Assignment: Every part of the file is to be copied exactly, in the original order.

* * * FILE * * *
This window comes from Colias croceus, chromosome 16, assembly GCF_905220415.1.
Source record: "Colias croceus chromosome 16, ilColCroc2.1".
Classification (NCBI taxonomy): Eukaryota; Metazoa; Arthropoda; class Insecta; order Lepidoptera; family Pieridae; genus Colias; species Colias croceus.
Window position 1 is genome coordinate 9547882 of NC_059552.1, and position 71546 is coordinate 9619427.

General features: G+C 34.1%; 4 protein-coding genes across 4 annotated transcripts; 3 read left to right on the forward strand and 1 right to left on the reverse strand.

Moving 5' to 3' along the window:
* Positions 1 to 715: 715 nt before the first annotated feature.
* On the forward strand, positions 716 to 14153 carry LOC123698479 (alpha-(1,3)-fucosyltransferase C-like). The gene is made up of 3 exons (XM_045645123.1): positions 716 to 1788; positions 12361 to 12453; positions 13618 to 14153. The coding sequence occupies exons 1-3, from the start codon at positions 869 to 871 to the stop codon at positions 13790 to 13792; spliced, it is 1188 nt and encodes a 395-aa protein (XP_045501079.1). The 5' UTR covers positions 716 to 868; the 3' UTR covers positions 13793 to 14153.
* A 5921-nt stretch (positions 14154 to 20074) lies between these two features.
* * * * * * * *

This window comes from Colias croceus, chromosome 16, assembly GCF_905220415.1.
Source record: "Colias croceus chromosome 16, ilColCroc2.1".
Classification (NCBI taxonomy): Eukaryota; Metazoa; Arthropoda; class Insecta; order Lepidoptera; family Pieridae; genus Colias; species Colias croceus.
Window position 1 is genome coordinate 9547882 of NC_059552.1, and position 71546 is coordinate 9619427.

General features: G+C 34.1%; 4 protein-coding genes across 4 annotated transcripts; 3 read left to right on the forward strand and 1 right to left on the reverse strand.

Moving 5' to 3' along the window:
* Positions 1 to 715: 715 nt before the first annotated feature.
* On the forward strand, positions 716 to 14153 carry LOC123698479 (alpha-(1,3)-fucosyltransferase C-like). The gene is made up of 3 exons (XM_045645123.1): positions 716 to 1788; positions 12361 to 12453; positions 13618 to 14153. The coding sequence occupies exons 1-3, from the start codon at positions 869 to 871 to the stop codon at positions 13790 to 13792; spliced, it is 1188 nt and encodes a 395-aa protein (XP_045501079.1). The 5' UTR covers positions 716 to 868; the 3' UTR covers positions 13793 to 14153.
* A 5921-nt stretch (positions 14154 to 20074) lies between these two features.